Belief 8: Teachers can’t be held accountable for student learning. The recent push to use student test scores as part of teacher evaluation has hit a brick wall. It turns out that scientific-looking value-added formulae are inaccurate and unreliable at the individual teacher level, leading to 15 lawsuits from teachers who were done wrong by the data. Pushing teachers and principals to raise test scores has also been a factor in cheating scandals in Atlanta, Washington D.C. and other districts. And “softer” accountability approaches like student learning objectives have been widely gamed.

But advocates of accountability did have a point when they said that for teaching to be considered effective, there needs to be evidence of student learning. High stakes use of test scores is obviously problematic, but there are five medium stakes ways that student learning can be a productive part of the day-to-day conversation among principals, instructional coaches and teachers:

(a)  during classroom visits, observers looking over students’ shoulders and asking them, “What are you learning today?” and sharing insights with teachers afterward;

(b)  observers talking with teachers about exit tickets and students’ daily work;

(c)  administrators and coaches visiting teacher team meetings and discussing data on classroom assessments;

(d)  educators looking at student survey results for insights on effective classroom practices; and

(e)  teacher teams presenting before-and-after assessment results at the end of each school year to document their collective value-add.

All of these approaches help teachers use student learning results to make real-time improvements in teaching and learning, which results in marked improvements in summative test scores and students’ preparation for college and career success.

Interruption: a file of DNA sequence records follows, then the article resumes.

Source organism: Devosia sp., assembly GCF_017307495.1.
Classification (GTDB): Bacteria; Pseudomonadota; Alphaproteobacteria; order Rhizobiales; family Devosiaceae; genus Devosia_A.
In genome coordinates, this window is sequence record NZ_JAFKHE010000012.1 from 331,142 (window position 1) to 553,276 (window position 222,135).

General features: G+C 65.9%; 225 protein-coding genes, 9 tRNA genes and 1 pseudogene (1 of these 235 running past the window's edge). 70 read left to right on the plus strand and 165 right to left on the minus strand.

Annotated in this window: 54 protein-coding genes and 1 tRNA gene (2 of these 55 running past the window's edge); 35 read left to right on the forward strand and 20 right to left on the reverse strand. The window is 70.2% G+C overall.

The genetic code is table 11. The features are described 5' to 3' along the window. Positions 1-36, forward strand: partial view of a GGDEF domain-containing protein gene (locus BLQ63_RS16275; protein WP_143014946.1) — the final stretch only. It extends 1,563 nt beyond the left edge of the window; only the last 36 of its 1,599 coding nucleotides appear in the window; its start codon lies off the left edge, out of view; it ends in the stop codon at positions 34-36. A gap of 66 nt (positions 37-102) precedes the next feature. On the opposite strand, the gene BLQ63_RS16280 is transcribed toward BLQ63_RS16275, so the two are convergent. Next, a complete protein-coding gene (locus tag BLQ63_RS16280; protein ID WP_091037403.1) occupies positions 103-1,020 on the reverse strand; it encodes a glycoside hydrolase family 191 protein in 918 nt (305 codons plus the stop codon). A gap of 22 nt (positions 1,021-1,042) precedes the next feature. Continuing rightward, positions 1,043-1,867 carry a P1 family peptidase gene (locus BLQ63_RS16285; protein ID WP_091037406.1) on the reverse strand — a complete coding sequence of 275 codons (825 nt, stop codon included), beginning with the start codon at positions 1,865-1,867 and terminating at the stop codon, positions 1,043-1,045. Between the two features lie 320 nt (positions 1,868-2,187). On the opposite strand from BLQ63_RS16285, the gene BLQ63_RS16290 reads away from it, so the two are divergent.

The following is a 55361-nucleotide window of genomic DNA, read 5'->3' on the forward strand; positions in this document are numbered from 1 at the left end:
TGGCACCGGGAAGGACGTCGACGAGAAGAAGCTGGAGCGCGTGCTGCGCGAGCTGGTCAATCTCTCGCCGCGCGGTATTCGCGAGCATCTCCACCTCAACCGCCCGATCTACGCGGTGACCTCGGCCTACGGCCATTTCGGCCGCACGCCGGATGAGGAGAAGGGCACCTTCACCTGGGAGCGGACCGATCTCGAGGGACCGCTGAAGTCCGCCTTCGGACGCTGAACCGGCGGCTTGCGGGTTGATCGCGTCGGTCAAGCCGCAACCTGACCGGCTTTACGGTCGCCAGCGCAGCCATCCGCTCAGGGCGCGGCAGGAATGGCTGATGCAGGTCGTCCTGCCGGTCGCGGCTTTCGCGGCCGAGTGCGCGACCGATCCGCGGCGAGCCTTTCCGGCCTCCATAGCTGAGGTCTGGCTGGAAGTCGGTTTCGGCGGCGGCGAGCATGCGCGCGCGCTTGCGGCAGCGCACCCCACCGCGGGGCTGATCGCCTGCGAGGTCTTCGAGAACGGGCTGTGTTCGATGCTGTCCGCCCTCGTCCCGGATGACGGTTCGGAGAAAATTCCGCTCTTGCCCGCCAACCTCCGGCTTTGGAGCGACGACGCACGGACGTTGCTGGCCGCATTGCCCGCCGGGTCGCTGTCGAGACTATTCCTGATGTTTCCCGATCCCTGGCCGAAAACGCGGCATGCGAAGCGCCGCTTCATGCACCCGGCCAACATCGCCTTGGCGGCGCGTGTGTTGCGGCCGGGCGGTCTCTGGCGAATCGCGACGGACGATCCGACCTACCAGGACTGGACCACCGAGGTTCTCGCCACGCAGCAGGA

To wrap up, I hope I’ve convinced you (and given you arguments to convince skeptical colleagues and parents) that intelligence and talent can be grown; that schools play a pivotal role in helping their students overcoming the burdens of poverty; that effective teaching isn’t just about talent — under the right conditions, almost all teachers continuously improve; that principals can and should be instructional leaders; that teacher evaluation is a key lever for improving instruction; that student feedback provides teachers with valuable insights; that assessments are at the core of good teaching; and that teachers and school leaders should continuously look at evidence of student learning to make their work with children more and more effective. If schools push on all of these fronts, joined by others who work to improve social and economic conditions for all children, our achievement gaps can be closed!

Guskey, T. “Defining Student Achievement.” International Guide to Student Achievement. Eds. J. Hattie and E.M. Anderman, 2011.

ii The Education Trust. Dispelling the Myth. Retrieved from, March 28, 2019.

iii MET Project. Asking Students About Teaching: Student Perception Surveys and Their Implementation, 2012.

iv William, D. How do we prepare students for a world we cannot imagine? 2011.